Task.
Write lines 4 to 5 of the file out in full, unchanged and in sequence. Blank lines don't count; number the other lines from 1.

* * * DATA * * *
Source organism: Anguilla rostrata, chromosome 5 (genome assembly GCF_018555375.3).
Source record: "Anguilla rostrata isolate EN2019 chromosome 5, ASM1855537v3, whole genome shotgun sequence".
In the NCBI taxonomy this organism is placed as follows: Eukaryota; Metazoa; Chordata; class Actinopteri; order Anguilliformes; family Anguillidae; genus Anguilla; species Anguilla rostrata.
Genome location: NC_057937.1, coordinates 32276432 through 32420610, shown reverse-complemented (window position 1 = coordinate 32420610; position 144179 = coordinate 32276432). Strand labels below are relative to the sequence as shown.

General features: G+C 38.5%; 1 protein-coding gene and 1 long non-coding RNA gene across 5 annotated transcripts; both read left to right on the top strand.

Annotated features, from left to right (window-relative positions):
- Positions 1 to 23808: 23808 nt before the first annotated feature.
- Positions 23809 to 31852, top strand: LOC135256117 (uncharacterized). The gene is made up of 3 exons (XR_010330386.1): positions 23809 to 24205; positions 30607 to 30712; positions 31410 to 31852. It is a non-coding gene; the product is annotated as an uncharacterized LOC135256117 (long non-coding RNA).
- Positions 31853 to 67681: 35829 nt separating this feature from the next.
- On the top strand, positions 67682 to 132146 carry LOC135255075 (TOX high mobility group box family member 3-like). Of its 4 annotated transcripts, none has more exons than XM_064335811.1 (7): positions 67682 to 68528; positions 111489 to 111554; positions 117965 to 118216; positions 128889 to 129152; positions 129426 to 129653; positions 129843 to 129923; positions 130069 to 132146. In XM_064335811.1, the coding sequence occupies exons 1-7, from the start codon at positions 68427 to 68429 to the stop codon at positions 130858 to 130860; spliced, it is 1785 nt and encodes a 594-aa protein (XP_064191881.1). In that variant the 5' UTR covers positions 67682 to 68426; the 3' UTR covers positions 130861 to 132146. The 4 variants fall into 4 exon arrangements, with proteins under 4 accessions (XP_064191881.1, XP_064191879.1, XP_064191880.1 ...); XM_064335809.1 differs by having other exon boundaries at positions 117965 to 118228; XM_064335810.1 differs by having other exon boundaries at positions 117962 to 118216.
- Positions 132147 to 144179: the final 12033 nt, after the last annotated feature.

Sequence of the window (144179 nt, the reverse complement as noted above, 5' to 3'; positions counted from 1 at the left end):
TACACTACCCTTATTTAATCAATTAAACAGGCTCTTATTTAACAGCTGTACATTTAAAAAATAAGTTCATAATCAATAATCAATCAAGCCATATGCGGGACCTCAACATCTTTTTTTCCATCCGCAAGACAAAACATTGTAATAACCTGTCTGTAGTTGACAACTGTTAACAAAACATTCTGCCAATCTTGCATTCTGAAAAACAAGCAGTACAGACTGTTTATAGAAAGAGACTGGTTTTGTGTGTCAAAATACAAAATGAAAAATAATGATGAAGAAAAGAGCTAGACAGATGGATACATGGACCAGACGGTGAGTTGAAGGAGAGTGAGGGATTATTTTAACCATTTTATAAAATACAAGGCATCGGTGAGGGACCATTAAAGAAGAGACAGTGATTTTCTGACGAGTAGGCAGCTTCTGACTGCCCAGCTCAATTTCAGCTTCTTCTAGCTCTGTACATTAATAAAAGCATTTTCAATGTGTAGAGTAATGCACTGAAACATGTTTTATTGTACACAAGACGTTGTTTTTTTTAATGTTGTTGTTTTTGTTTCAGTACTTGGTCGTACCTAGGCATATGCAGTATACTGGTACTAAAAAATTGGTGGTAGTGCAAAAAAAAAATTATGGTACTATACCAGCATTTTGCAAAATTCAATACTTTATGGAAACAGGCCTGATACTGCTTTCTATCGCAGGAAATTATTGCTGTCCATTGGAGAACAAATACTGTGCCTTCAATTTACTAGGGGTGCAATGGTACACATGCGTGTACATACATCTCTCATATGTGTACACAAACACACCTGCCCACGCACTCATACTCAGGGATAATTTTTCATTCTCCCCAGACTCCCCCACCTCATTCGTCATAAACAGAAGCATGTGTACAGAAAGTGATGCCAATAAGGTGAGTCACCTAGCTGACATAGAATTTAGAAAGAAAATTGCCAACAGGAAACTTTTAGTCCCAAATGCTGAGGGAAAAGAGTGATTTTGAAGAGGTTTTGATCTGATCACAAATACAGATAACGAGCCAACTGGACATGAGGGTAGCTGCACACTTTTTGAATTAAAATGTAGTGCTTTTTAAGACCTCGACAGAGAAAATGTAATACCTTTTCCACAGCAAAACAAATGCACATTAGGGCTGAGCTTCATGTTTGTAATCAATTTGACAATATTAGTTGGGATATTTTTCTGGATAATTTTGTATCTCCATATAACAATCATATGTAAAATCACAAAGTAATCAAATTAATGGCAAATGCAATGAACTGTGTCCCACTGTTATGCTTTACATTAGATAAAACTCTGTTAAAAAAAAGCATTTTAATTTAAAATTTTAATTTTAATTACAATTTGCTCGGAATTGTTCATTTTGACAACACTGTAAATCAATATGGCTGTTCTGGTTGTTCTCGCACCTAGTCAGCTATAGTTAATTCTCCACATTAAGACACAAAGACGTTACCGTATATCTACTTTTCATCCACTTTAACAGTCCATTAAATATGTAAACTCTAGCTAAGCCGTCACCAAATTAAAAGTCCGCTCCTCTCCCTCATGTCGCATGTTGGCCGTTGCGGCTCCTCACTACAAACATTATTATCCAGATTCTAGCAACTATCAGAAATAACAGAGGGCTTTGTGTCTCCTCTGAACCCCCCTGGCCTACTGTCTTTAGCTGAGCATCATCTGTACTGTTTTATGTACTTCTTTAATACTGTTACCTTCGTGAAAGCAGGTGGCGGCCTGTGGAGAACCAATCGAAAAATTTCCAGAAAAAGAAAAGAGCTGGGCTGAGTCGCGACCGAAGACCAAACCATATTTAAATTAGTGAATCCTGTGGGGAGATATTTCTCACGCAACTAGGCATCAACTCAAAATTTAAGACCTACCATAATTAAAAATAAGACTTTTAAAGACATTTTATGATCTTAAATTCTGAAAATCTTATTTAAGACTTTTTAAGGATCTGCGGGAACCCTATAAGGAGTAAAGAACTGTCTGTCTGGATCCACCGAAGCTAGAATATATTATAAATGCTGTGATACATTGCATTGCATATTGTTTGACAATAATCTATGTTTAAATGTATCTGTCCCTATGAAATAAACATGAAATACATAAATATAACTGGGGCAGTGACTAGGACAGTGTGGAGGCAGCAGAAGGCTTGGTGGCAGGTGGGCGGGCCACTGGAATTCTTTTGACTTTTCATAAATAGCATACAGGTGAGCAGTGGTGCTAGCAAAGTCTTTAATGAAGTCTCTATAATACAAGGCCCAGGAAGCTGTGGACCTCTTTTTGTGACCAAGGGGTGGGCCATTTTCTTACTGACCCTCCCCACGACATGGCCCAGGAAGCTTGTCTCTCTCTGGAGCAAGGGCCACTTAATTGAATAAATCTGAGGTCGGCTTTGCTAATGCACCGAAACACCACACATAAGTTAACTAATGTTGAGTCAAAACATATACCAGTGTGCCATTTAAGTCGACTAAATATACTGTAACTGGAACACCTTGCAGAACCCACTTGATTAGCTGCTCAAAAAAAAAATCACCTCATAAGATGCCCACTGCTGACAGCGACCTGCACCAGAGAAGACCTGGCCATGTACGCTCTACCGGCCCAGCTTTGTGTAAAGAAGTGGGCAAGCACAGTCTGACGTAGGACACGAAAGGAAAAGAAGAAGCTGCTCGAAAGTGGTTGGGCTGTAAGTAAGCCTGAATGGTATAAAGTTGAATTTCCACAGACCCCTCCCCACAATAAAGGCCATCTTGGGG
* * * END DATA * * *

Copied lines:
Genome location: NC_057937.1, coordinates 32276432 through 32420610, shown reverse-complemented (window position 1 = coordinate 32420610; position 144179 = coordinate 32276432). Strand labels below are relative to the sequence as shown.

General features: G+C 38.5%; 1 protein-coding gene and 1 long non-coding RNA gene across 5 annotated transcripts; both read left to right on the top strand.